Twitch released a new statement denying the seriousness of the hack that grabbed headlines earlier this month, and the gaming platform reiterated that the incident was caused by a server setting change that allowed improper access by an unauthorized third party.
According to the Arab Technical News Gateway, it claimed that the passwords were not disclosed in the breach, and said: We are confident that the systems that store the login data, which has been hashed using bcrypt, were not accessed. No full credit card numbers or bank information were accessed.
The platform said: The exposed data mainly contained documents from the Twitch source code repository, as well as a subset of creator revenue data. Minuscule, we are reaching out to those who have been directly affected.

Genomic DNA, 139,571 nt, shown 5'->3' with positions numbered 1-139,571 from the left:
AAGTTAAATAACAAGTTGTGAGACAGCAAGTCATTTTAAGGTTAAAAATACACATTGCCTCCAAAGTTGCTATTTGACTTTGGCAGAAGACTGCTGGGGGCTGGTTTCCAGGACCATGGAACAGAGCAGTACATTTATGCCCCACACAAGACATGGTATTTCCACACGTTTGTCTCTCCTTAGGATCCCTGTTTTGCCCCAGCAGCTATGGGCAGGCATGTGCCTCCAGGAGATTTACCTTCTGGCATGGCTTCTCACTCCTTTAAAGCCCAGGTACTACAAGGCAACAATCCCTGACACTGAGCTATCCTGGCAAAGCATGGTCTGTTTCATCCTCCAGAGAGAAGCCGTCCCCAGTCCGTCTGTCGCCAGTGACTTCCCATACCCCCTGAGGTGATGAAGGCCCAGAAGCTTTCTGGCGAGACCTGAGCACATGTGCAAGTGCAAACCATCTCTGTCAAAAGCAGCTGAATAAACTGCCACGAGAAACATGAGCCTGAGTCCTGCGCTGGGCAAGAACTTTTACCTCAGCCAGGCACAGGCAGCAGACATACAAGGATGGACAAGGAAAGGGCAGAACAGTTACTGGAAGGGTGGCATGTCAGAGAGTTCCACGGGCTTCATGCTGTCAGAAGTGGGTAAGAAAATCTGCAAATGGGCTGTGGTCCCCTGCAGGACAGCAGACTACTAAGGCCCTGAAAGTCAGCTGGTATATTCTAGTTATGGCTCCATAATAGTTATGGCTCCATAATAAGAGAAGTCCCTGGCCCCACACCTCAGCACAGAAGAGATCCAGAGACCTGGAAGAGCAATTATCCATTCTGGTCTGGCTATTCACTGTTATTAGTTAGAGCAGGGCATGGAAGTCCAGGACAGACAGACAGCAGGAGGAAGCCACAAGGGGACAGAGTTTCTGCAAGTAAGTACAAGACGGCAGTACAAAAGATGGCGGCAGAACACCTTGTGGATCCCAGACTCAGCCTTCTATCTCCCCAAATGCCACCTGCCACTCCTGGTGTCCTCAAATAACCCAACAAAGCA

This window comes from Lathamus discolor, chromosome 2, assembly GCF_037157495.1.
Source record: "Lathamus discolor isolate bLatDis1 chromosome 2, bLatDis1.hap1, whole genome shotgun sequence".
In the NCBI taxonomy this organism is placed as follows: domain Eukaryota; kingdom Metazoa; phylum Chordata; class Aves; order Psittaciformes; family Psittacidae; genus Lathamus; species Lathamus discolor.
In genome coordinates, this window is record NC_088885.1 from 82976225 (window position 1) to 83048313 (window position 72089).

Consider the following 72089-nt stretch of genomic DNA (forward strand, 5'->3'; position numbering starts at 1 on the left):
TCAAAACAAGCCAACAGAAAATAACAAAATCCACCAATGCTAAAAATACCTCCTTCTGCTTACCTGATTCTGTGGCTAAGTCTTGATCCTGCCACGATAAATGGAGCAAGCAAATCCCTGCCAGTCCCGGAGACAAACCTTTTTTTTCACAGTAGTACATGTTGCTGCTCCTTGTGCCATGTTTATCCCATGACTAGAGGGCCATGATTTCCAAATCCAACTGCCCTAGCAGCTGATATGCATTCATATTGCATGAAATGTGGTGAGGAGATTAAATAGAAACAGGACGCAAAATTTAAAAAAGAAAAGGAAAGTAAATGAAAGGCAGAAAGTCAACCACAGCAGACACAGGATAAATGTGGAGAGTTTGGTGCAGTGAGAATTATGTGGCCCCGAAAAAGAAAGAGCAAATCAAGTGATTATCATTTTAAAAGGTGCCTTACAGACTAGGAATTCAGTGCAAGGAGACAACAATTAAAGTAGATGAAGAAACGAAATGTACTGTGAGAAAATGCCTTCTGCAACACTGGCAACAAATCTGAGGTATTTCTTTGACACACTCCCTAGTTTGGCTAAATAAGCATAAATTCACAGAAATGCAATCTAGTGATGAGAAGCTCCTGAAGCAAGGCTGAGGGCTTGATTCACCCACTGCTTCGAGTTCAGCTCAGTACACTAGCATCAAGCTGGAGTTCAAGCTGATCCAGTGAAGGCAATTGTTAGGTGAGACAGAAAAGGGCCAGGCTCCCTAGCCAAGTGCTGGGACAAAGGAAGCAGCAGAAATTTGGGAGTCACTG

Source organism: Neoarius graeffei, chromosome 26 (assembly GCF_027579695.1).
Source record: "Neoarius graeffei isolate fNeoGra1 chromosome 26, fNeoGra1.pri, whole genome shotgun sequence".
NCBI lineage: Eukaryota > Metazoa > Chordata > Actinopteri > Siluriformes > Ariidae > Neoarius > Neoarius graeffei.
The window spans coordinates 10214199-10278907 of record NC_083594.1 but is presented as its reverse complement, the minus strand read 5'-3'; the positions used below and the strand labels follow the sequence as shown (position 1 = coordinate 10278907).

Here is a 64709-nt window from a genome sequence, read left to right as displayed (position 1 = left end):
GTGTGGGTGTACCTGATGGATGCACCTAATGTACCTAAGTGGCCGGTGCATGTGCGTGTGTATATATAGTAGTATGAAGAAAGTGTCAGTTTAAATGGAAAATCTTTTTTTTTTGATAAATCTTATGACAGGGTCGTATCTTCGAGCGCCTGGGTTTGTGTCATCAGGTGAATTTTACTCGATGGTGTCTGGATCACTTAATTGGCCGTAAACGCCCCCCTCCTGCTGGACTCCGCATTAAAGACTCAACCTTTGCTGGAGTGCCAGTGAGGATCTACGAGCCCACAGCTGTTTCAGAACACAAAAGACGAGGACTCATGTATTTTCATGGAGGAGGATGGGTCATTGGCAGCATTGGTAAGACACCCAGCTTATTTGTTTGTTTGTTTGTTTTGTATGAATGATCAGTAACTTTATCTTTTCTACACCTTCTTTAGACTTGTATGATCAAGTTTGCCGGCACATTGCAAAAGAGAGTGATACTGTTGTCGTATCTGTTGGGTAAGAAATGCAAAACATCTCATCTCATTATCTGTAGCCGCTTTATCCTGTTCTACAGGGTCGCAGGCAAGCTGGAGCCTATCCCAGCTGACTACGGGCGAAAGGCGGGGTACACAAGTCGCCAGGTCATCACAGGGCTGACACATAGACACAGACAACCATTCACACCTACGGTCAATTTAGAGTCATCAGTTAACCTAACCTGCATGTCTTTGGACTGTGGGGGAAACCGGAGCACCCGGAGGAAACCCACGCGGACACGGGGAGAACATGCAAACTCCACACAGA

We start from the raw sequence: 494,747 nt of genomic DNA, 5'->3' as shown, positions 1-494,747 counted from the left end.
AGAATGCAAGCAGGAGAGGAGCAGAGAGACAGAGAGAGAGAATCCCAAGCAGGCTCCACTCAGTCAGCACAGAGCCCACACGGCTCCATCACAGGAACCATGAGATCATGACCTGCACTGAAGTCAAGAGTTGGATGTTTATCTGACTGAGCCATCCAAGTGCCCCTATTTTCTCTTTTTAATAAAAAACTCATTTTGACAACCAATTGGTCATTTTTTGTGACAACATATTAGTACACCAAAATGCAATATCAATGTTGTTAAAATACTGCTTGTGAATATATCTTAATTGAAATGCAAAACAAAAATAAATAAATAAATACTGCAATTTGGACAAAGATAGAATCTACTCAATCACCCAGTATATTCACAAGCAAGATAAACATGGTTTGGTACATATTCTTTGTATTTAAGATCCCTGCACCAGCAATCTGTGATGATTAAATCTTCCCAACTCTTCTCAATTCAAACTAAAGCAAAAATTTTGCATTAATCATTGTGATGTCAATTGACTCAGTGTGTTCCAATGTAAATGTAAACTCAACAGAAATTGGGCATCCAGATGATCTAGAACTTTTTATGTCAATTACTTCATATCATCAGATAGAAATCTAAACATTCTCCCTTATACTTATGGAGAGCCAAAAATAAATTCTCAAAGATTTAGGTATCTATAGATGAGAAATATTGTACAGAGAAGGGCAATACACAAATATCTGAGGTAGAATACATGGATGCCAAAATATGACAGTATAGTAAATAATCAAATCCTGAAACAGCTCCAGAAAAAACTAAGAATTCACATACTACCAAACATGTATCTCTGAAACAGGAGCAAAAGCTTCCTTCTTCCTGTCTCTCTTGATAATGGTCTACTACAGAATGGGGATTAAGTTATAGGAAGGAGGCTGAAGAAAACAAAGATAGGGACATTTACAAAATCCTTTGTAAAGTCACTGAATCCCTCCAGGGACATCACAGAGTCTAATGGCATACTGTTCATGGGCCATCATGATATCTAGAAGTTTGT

An unknown hacker leaked the entire source code of the platform via a 128GB file.
The data included creator payments going back to 2019, proprietary SDKs, internal AWS services used by Twitch, as well as all of the company’s internal cybersecurity red team tools.
While much of the press attention initially focused on content creators’ revenues, concerns about the privacy and security of all platform players began to grow in the days following the attack.
Experts have warned that all users of the Amazon-owned platform need to take immediate action to protect bank accounts from a potential wave of attacks by cybercriminals.
The platform announced that it was resetting all broadcast keys, and directed content creators to a website to obtain new broadcast keys.
The anonymous hacker behind the attack claimed the esports streaming platform’s lackluster response to complaints of racism and abuse directed against minority players in so-called “hate raids”.